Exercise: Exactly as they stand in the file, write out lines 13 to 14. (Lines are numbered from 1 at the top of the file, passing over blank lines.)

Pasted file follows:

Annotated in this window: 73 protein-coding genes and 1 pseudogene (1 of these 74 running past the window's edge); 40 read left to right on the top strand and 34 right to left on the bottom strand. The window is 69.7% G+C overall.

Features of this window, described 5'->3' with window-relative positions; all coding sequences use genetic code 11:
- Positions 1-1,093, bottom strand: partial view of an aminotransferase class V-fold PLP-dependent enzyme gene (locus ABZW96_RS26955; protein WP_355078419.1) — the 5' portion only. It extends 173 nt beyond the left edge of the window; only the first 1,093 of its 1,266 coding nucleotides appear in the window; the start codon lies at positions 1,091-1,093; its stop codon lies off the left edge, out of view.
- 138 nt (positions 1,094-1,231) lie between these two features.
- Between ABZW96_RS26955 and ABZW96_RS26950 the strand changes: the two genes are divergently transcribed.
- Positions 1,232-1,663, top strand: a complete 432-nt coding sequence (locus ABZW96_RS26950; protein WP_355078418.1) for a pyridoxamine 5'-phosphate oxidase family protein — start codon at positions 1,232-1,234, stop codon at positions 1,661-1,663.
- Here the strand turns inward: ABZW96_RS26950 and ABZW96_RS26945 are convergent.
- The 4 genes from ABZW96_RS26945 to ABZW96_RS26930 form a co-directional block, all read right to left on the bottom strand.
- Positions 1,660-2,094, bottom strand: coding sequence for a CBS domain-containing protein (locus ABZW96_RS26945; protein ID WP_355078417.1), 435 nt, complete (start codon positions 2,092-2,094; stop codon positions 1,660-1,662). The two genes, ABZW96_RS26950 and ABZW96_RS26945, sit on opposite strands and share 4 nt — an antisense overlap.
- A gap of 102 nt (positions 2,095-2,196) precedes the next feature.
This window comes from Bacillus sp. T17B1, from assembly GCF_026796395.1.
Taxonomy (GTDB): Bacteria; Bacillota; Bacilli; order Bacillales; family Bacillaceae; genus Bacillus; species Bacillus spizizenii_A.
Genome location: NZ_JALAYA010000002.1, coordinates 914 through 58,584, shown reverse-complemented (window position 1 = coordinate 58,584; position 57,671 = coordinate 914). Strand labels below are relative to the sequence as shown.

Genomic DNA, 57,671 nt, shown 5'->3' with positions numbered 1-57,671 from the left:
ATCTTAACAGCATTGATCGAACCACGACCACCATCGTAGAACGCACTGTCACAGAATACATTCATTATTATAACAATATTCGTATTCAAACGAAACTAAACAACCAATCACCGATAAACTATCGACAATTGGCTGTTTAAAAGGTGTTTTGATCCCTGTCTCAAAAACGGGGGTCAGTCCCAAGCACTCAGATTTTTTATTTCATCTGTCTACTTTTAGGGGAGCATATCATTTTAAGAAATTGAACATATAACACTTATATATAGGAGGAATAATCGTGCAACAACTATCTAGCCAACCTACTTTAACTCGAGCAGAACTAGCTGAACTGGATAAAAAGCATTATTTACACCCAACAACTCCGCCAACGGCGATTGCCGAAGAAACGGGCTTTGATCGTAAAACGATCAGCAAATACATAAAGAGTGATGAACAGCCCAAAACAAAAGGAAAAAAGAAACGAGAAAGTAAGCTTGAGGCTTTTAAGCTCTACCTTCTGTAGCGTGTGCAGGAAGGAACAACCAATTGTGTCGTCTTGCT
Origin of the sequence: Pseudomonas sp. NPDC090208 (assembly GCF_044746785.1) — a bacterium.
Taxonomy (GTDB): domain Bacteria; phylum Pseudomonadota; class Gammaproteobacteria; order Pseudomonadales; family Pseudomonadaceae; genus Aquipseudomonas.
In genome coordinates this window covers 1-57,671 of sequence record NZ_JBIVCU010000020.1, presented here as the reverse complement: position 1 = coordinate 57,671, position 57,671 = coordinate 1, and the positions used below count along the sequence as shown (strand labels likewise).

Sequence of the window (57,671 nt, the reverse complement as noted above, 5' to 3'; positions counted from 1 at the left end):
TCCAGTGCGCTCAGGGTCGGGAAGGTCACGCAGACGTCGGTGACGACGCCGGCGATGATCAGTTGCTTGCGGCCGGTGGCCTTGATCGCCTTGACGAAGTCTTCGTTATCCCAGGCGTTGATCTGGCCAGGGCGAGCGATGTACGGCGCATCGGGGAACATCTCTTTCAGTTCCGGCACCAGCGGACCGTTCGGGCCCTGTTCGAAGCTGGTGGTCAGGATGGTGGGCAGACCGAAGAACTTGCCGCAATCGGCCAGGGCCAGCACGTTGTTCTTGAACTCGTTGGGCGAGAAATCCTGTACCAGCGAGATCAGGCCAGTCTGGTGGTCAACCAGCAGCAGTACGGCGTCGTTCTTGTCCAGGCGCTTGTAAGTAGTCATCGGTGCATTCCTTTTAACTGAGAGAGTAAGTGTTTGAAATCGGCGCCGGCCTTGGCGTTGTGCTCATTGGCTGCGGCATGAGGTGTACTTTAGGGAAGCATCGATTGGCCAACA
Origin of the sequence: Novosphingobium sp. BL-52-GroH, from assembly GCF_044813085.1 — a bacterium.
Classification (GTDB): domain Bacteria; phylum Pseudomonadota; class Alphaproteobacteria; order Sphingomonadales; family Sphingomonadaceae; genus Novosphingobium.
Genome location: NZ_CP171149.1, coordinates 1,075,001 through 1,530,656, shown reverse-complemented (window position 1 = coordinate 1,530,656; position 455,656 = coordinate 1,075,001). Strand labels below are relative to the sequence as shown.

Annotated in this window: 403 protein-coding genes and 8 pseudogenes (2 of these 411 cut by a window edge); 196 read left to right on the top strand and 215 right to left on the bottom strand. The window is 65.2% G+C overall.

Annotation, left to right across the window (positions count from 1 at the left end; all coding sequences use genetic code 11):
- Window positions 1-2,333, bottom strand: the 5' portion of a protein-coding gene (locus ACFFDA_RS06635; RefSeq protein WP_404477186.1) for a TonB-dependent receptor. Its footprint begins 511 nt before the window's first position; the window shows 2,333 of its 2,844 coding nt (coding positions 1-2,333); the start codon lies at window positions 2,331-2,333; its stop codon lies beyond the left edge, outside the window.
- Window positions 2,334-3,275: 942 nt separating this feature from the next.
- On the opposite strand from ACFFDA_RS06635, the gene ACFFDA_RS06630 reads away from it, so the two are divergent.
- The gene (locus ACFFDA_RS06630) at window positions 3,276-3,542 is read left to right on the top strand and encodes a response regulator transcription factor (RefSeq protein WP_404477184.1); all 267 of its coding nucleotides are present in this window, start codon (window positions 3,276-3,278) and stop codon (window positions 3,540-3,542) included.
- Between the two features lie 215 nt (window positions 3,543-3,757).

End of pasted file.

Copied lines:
Genome location: NZ_JALAYA010000002.1, coordinates 914 through 58,584, shown reverse-complemented (window position 1 = coordinate 58,584; position 57,671 = coordinate 914). Strand labels below are relative to the sequence as shown.

Genomic DNA, 57,671 nt, shown 5'->3' with positions numbered 1-57,671 from the left: